Review: The Chicago Manual of Style
This is the first in what will be a series of roughly monthly reviews of books relevant to writing and editing.
The Chicago Manual of Style, born in 1906 as a house style guide for the University of Chicago Press, has made great strides over the past century, especially since it hit puberty with the publication of the twelfth edition in 1969. Now in its sixteenth iteration, it remains the supreme authority among American book publishers and a favored resource for many journal and magazine publishers as well.
The 1,000-plus-page manual, published only in hardcover but also available by subscription online, earns its reputation as a valuable resource for writers and editors, but it’s not necessarily a must-buy.
For one thing, Chicago, as it’s informally known in the publishing industry (its name is also abbreviated to CMS or CMOS), devotes many of its pages to book-production specifications and protocol. And because of its $65 MSRP (Manufacturer’s Suggested Retail Price), it’s quite an investment, considering that casual users are likely to consult fewer than half of its pages. (Notice that you can buy it online for around $35 though. Here’s the link to the Amazon page selling it.)
But what a trove that middle half is, especially chapter 5, “Grammar and Usage,” introduced in the fifteenth edition and updated for this one. Written by Bryan A. Garner, author of the authoritative Garner’s Modern American Usage, its 100-plus pages include a primer on parts of speech and an alphabetical glossary of problem words and phrases (basically an abridged version of his encyclopedic work mentioned above).
The next half dozen or so chapters are also essential reading; they cover, respectively, punctuation, word treatment (including plurals and possessives, italics and quotation marks, and compounds and hyphenation), names and terms, numbers, and abbreviation. Also of some utility to writers and editors are chapters on foreign languages, mathematics, and quotations and dialogue.
The first part, on the other hand, though its sections on manuscript preparation and editing and proofreading, and its chapter on rights, permissions, and copyright, might inform and interest freelancers, is directed primarily at publication staff, and its more than 200 pages of guidelines on notes, bibliography, and references are applicable only to authors whose work is published in academic journals and scholarly books, or for editors who review their copy.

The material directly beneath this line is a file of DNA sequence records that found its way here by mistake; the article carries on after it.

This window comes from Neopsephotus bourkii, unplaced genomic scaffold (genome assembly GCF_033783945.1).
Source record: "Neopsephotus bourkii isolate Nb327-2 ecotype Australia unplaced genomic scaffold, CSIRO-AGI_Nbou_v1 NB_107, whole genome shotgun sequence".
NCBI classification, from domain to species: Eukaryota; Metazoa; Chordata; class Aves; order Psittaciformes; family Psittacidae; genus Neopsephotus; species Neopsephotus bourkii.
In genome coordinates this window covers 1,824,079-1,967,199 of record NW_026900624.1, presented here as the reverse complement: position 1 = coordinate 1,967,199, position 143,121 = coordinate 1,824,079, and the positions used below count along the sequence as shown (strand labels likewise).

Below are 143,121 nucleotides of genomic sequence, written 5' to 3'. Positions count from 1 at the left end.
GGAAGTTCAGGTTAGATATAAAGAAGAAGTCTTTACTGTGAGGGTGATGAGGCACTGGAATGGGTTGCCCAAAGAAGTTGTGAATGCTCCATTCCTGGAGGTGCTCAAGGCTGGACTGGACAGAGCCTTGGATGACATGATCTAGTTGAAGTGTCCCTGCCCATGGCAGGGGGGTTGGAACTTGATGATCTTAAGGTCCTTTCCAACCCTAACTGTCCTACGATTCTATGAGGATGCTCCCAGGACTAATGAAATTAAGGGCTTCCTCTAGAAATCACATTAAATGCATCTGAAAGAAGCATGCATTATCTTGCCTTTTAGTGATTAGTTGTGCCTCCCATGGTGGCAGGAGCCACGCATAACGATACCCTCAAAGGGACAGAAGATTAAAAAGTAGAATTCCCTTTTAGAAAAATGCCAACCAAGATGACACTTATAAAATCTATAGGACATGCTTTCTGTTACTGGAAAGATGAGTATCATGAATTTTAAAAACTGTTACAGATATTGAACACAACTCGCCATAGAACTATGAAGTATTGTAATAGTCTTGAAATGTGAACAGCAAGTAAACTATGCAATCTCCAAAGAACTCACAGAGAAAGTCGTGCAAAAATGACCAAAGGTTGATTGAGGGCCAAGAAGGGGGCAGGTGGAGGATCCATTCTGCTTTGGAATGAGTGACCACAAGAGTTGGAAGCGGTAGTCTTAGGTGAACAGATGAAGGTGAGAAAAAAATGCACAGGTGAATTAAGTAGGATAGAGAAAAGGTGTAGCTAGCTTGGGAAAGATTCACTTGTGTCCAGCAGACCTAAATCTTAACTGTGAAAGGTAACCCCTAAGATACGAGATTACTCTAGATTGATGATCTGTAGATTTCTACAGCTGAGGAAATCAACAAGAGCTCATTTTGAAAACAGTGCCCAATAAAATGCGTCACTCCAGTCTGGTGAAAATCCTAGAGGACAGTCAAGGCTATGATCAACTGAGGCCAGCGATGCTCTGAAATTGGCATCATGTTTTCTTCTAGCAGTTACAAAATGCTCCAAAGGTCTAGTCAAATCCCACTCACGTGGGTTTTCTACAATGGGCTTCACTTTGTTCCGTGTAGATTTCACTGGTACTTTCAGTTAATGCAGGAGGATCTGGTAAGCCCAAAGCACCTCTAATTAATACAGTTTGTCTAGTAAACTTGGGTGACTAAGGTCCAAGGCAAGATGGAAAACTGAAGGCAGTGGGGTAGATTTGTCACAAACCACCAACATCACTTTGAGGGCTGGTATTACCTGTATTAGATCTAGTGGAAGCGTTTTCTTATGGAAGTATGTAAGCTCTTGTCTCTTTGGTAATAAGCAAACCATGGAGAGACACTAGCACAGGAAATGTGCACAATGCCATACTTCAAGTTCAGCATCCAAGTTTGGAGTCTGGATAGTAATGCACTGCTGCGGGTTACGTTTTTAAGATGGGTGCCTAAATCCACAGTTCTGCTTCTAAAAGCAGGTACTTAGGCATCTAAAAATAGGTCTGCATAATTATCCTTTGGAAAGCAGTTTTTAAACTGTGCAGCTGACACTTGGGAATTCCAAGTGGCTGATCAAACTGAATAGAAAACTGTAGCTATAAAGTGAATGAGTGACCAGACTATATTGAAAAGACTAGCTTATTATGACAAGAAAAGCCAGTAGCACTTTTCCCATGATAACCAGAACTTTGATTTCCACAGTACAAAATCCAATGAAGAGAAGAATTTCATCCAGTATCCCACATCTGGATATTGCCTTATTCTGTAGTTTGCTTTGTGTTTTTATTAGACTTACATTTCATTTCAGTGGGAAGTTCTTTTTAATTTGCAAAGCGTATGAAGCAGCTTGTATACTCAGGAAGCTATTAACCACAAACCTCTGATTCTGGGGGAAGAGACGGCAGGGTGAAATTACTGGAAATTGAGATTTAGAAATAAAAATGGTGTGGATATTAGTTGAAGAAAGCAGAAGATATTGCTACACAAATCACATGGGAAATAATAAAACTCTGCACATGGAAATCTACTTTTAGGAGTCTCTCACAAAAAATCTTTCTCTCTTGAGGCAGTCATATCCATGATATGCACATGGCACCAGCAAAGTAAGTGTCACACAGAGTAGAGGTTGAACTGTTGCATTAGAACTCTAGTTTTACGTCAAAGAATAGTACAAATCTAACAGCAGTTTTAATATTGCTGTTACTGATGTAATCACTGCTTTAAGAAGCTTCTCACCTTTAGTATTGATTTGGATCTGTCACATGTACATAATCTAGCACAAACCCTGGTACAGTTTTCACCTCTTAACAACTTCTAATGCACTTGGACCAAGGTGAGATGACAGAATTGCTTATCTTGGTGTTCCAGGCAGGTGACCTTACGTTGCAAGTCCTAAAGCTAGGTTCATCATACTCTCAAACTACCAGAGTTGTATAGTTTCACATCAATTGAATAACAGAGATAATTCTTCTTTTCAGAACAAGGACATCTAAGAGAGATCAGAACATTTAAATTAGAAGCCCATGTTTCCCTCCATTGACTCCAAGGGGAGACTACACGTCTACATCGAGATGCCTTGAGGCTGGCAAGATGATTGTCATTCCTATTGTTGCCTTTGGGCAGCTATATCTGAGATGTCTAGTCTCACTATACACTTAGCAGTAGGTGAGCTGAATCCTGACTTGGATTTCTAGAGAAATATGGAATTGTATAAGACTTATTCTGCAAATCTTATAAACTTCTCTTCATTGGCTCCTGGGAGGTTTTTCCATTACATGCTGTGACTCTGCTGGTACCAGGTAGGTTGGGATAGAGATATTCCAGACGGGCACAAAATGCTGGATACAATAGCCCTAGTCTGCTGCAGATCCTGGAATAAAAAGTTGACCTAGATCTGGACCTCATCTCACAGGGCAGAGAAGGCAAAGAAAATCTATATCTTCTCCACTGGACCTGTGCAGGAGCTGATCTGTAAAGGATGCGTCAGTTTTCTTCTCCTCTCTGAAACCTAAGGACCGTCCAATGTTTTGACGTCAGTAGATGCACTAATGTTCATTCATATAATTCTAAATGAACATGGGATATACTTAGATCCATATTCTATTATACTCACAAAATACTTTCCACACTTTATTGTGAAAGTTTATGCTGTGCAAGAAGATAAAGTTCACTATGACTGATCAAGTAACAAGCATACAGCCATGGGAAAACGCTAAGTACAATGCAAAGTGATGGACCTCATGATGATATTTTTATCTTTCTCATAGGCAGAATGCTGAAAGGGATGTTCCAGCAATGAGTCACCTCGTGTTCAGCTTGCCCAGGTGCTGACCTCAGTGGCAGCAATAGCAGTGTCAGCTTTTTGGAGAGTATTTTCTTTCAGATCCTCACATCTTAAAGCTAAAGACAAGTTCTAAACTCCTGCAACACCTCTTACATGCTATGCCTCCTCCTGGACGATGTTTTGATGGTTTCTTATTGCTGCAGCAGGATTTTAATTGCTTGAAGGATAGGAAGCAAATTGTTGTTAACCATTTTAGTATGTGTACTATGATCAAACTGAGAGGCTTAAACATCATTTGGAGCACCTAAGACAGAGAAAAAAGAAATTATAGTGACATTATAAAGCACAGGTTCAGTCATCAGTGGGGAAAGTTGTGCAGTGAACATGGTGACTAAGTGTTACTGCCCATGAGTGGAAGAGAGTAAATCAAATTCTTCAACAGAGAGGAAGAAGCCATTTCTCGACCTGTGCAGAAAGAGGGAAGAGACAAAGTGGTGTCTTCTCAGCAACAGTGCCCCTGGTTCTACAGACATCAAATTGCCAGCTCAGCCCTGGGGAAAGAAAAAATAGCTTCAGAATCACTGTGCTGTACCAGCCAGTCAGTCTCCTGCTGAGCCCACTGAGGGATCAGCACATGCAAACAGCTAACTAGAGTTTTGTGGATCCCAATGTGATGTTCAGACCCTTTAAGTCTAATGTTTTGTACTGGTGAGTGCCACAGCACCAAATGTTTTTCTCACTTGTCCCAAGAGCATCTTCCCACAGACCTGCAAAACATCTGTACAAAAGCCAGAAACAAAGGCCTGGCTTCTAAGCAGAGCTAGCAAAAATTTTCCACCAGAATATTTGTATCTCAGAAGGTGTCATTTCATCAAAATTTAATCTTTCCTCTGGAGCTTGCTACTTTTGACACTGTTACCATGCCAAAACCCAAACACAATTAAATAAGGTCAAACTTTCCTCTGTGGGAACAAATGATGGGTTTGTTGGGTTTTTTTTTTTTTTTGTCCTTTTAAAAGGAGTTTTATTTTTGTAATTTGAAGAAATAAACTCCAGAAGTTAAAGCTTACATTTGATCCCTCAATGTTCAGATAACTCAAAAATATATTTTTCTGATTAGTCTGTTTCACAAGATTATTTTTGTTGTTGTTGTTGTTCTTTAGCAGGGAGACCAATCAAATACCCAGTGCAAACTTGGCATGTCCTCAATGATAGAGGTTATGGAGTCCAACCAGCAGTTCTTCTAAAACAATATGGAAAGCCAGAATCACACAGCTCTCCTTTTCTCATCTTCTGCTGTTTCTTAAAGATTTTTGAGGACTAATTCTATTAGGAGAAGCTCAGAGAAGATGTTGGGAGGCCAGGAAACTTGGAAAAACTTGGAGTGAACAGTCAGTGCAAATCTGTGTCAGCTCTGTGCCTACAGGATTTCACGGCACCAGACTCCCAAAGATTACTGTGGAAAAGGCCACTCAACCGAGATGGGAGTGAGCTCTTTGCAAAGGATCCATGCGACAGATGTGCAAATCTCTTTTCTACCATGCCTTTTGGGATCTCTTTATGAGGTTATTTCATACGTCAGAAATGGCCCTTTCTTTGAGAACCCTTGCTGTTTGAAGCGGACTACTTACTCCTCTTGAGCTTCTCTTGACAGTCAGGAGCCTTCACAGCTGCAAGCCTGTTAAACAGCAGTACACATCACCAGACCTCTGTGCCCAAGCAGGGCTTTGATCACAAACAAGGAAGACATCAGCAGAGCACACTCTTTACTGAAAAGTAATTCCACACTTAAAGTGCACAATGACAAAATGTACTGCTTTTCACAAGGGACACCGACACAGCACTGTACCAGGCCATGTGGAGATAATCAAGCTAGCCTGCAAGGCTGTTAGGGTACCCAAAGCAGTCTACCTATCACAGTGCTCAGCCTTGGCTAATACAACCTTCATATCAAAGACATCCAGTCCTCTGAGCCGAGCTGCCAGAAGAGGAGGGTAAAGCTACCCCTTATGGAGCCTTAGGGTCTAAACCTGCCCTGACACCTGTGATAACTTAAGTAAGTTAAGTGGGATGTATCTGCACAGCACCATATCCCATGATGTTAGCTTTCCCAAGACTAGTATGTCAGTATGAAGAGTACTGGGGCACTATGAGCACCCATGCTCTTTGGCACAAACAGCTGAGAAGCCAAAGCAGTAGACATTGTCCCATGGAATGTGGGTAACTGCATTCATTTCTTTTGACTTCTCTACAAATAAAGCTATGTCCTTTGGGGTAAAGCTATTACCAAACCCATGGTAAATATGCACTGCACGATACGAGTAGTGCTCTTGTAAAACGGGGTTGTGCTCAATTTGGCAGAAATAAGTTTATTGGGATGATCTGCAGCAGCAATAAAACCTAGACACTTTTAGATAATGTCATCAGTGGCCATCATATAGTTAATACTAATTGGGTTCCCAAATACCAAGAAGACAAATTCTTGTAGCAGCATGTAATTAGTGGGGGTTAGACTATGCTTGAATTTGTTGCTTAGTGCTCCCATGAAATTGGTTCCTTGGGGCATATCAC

The final chapter, on indexing, the first appendix, on production and digital technology, and the second one, a glossary of book-publishing terms, will interest authors who want to know more about the process of creating print and online publications, but only professional indexers and editorial and production personnel are likely to return to these pages for repeat consultation.
I’m surprised that the University of Chicago Press hasn’t acted on what at least one employee there must have thought of — publication of Part Two: Style and Usage as a separate volume that is more accessible and practical for freelance wordsmiths. However, it would be somewhat redundant to The Copyeditor’s Handbook: A Guide for Book Publishing and Corporate Communications, a paperback volume originally conceived as a companion to Chicago that repurposes that volume’s style and usage section for a more generalist audience — not just the titular type — and includes themed exercises at the end of each chapter.
Whatever you decide about whether to own the latest (2010) edition of Chicago — you might also buy a used copy of the fifteenth edition, or even the fourteenth, both somewhat out of date but still largely applicable — consult the namesake Web site. Much of the site’s resources are available only by subscription, but the Chicago Style Q&A is a free, highly informative (and often humorous and sometimes exquisitely snarky) source.
Take-away: If you’re committed to working in academic or trade publishing in the United States, this book is probably in your future. (But, then, it should already be in your workplace.) If you’re not planning on an in-house career with a book or journal publisher, other guides and manuals are more appropriate for your professional goals, though repeated perusal of a library copy would not be a waste of time.
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